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Symposium

love, plato, god, beauty, truth, philosopher and ideas

SYMPOSIUM, The. In the (Symposium' Plato tells the story (in the main fictitious, no doubt) of a banquet given by Agathon in cele bration of a tragic victory on the stage. In stead of the usual diversions over their cups the guests propose to entertain themselves with successive encomiums of Eros, the god of love; and of these speeches is formed the bulk of the dialogue. The most notable of the ear lier discourses is that put into the mouth of Aristophanes, the comedian, in which occurs the humorous myth (not without deep significance) of the creation of man as a rounded whole,. with four arms, four legs, etc., and of his slic ing afterward by Zeus into two half-beings, male and female, who are driven by love to endeavor to reunite themselves once again into a perfect whole. When called upon last, Soc rates, with his customary irony, protests his ignorance, but consents to regale the company with a tale he pretends to have heard from a certain wise woman of Mantinea. According to this prophetess, Eros is the offspring of the god Poros and the mortal Penia ((Poverty*); he is thus not properly a god, but a mighty daemon, or intermediary being, whose office it is to form a link between the eternal bounty of heaven and the conscious imperfec tion of mankind. Love, the allegory would say, is not the happiness of possession — for such happiness belongs only to the gods — hut the unsatiated longing to possess. By its creative power it is man's substitute for immortality; for if the individual must perish, yet he is per mitted by love to continue his existence in his children. It is the source of art, leading men to satisfy by the creation of beautiful forms their innate longing for the absolute beauty they can never possess. It is also the cause of philosophy. He is not a philosopher, but a god, who knows the truth; nor is he a philosopher who is unaware of his ignorance; rather, the philosopher• is he, who, being aware of his igno rance, is driven on ever by the soul's thirst for the truth, to learn and to raise his life into one continual communion with the world of ideas. Whether later in date of composition or not, the 'Symposium' is logically a sequel to the mythological portions of the In the earlier dialogue Socrates tells how in some remote age the soul of man, in its winged chariot, followed the procession of the gods to the summit of the celestial vault, and from there beheld the everlasting ideas of truth and justice and beauty and the like, of which things true and just and beautiful in this world are the shadowy transient images. And so, when a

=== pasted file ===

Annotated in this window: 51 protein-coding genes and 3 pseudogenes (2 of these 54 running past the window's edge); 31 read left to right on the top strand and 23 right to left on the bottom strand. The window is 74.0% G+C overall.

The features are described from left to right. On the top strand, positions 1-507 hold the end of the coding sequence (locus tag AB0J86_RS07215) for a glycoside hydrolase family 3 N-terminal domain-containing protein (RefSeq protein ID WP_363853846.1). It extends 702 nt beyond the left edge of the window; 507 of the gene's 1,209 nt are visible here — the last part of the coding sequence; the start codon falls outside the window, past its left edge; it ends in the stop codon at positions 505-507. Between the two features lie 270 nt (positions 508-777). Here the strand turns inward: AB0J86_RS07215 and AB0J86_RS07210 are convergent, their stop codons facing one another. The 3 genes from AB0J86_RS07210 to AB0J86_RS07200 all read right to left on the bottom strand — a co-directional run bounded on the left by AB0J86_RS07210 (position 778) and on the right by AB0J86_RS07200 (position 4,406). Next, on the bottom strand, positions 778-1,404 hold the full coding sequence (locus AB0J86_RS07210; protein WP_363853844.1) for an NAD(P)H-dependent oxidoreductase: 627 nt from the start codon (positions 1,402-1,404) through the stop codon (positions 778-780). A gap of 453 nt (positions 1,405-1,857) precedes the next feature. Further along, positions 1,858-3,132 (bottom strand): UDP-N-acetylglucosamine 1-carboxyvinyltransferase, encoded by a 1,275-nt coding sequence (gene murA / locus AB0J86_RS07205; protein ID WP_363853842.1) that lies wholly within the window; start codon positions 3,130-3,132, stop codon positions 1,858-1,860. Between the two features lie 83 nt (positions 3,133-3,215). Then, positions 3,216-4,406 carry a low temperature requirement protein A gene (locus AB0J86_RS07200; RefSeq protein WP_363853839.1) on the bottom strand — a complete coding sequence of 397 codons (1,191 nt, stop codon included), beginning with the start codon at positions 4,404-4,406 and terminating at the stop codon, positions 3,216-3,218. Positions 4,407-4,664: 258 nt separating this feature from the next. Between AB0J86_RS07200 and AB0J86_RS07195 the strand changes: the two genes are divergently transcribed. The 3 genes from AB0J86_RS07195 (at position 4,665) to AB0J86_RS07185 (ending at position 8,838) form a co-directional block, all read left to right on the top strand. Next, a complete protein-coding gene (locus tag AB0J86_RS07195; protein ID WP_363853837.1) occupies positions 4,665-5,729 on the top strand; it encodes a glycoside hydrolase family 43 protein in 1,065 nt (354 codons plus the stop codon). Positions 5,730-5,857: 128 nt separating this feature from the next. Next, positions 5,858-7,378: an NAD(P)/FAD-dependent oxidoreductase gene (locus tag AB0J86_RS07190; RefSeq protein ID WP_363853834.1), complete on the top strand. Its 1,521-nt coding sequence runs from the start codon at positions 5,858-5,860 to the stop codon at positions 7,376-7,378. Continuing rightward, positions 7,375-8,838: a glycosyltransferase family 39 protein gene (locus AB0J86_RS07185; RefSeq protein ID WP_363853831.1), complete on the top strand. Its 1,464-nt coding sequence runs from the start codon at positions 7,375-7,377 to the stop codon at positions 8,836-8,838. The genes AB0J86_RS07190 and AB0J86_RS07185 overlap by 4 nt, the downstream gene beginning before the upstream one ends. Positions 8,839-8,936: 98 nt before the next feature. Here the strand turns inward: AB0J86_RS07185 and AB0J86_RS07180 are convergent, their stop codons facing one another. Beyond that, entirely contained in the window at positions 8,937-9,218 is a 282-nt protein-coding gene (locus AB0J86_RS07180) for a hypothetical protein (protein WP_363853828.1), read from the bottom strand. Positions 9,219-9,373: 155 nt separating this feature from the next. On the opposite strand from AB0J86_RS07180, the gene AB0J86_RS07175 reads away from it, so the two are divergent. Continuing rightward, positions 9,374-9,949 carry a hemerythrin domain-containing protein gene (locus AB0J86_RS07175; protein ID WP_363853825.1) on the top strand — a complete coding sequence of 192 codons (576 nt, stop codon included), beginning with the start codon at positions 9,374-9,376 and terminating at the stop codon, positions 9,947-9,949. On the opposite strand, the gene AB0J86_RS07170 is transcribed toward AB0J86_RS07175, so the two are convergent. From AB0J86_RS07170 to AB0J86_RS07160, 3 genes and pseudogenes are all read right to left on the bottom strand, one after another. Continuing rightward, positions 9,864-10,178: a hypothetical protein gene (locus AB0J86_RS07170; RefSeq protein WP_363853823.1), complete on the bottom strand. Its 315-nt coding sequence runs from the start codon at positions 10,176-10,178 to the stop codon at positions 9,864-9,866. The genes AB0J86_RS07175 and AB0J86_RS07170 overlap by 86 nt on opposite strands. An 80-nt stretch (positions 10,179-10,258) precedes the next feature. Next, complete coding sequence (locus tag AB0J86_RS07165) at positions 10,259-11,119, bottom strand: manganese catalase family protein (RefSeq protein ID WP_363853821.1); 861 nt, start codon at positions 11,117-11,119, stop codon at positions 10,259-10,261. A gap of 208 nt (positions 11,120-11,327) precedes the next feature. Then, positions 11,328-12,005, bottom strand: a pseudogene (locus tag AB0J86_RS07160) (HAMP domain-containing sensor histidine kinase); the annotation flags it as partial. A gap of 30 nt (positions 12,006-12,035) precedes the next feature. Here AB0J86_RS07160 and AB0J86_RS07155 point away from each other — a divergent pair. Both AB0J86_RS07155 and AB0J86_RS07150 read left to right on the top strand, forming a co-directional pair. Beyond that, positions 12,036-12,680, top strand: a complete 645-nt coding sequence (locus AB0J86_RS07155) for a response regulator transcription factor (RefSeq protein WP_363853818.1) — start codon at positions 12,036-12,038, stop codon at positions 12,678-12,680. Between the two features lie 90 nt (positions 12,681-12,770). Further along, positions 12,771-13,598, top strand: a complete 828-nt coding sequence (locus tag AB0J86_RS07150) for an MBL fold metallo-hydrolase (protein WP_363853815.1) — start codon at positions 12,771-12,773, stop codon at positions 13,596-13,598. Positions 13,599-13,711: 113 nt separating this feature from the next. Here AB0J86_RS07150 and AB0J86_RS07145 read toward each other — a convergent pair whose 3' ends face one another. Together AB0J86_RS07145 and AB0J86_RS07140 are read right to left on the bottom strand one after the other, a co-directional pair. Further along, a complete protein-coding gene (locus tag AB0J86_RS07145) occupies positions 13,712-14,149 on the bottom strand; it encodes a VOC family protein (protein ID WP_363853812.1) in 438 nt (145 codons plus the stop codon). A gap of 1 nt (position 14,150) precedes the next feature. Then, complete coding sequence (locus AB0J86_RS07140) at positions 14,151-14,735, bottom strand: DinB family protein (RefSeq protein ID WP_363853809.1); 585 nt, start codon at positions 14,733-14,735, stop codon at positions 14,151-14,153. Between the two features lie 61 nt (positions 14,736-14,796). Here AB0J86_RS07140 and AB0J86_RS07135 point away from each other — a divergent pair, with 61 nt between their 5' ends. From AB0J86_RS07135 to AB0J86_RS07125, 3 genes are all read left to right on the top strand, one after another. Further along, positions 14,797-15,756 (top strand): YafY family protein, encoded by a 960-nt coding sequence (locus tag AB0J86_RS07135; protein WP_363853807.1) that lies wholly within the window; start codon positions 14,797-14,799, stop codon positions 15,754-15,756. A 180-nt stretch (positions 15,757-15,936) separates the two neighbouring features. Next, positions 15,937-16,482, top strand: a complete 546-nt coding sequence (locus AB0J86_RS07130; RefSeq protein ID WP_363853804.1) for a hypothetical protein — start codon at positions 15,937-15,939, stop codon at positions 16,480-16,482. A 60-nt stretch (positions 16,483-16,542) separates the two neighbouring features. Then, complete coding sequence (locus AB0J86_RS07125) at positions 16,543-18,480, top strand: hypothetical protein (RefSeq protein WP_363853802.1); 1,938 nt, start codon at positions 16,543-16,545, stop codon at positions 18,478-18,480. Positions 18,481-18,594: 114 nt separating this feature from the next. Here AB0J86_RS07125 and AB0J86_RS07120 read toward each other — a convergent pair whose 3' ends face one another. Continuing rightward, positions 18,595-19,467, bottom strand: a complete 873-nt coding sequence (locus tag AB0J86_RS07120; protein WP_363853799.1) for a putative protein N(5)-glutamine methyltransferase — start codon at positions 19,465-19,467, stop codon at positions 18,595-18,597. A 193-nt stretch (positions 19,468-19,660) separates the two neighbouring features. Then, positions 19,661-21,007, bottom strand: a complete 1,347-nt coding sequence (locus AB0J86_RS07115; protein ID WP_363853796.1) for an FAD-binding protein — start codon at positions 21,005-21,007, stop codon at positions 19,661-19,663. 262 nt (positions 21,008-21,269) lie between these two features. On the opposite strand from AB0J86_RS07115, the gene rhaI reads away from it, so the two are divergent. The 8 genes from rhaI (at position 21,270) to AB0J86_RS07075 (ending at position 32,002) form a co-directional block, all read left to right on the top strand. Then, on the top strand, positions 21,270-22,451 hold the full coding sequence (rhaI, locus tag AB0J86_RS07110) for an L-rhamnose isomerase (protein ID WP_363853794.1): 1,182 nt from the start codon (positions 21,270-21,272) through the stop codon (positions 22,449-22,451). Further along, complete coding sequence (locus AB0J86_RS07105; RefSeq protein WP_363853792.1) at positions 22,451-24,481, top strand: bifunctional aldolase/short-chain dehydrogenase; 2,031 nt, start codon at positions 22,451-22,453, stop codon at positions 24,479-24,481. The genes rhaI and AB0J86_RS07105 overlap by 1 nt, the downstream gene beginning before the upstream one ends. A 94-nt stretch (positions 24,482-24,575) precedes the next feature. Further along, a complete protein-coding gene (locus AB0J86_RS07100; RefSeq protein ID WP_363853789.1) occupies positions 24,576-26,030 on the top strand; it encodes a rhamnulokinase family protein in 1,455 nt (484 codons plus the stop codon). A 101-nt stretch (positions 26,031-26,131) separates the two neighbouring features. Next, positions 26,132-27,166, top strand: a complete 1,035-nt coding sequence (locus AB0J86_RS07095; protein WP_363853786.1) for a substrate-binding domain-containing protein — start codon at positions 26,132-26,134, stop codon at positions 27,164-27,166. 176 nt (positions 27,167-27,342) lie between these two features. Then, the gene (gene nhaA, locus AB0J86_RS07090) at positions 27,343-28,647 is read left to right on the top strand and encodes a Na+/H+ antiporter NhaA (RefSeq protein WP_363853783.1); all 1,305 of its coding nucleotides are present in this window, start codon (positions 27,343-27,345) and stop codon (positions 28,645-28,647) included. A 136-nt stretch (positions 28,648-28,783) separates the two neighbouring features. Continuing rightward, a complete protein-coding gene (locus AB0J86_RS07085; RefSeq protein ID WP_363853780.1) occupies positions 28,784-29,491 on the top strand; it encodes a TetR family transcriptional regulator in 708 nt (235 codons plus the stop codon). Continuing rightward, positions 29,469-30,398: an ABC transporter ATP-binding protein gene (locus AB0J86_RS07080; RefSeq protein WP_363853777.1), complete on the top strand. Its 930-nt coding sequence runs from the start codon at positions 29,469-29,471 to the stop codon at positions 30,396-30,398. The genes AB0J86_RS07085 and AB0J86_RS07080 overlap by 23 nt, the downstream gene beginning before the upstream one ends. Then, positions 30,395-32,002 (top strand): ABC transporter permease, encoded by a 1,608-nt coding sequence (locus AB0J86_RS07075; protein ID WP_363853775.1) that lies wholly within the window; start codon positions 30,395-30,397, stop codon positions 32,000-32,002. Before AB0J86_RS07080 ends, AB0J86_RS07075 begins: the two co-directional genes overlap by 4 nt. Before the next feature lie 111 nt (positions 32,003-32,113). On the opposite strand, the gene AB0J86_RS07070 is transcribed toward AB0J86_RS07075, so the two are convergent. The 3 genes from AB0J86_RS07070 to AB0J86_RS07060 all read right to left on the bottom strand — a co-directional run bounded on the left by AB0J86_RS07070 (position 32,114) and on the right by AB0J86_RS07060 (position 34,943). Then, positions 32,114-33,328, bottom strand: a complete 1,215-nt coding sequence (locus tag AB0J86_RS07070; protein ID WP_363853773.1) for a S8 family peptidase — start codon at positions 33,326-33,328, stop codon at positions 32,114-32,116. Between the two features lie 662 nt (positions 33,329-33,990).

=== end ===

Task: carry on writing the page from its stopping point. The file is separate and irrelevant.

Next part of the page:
man sees some fair object or person, love is awakened in his soul as a reminiscence of that half-forgotten vision. In the 'Symposium> the mythical nature of love as a reminiscence is less emphasized, but its dynamic and philo sophic function is developed in splendid ima gery. Without this emotional quality, as it is worked out here and as it is suggested in other dialogues, the ideas of Plato would be a curious theme for the metaphysician; with the intro duction of love as the force driving us to par ticipation in their divine nature, the philosophy of Plato is transformed into something that has enthralled poets and artists and entered largely into the rapture of the saints; it has become one of the molding influences of civiliza tion. But it cannot be, said that this influence has been entirely for good. From this source has come the popular notion of "Platonic love," which has acted as a befuddling and enervating ferment in soci ety. It is fair to add that Platonic love, as most of the poets have understood it, is the very reverse of what Plato himself had in mind. Petrarch, for instance, would absorb the uni verse into his passion for a woman; Plato would forget the woman in his pursuit of ideal beauty. It is right to remember also that the conclusion of the 'Symposium' contains the extraordinary confession of Alcibiades, in which, as if Plato was concerned to remove any misunderstanding of his doctrine, Socrates is pictured as the stalwart soldier and as a lover, proof against every seduction of the flesh, a man of iron character above all. Nevertheless Plato's language, when dealing with the pas sion of beauty, is sometimes unguarded. The 'Symposium' is commonly regarded as Plato's most perfect literary production, as perhaps the most perfect piece of prose composition of any age or in any tongue.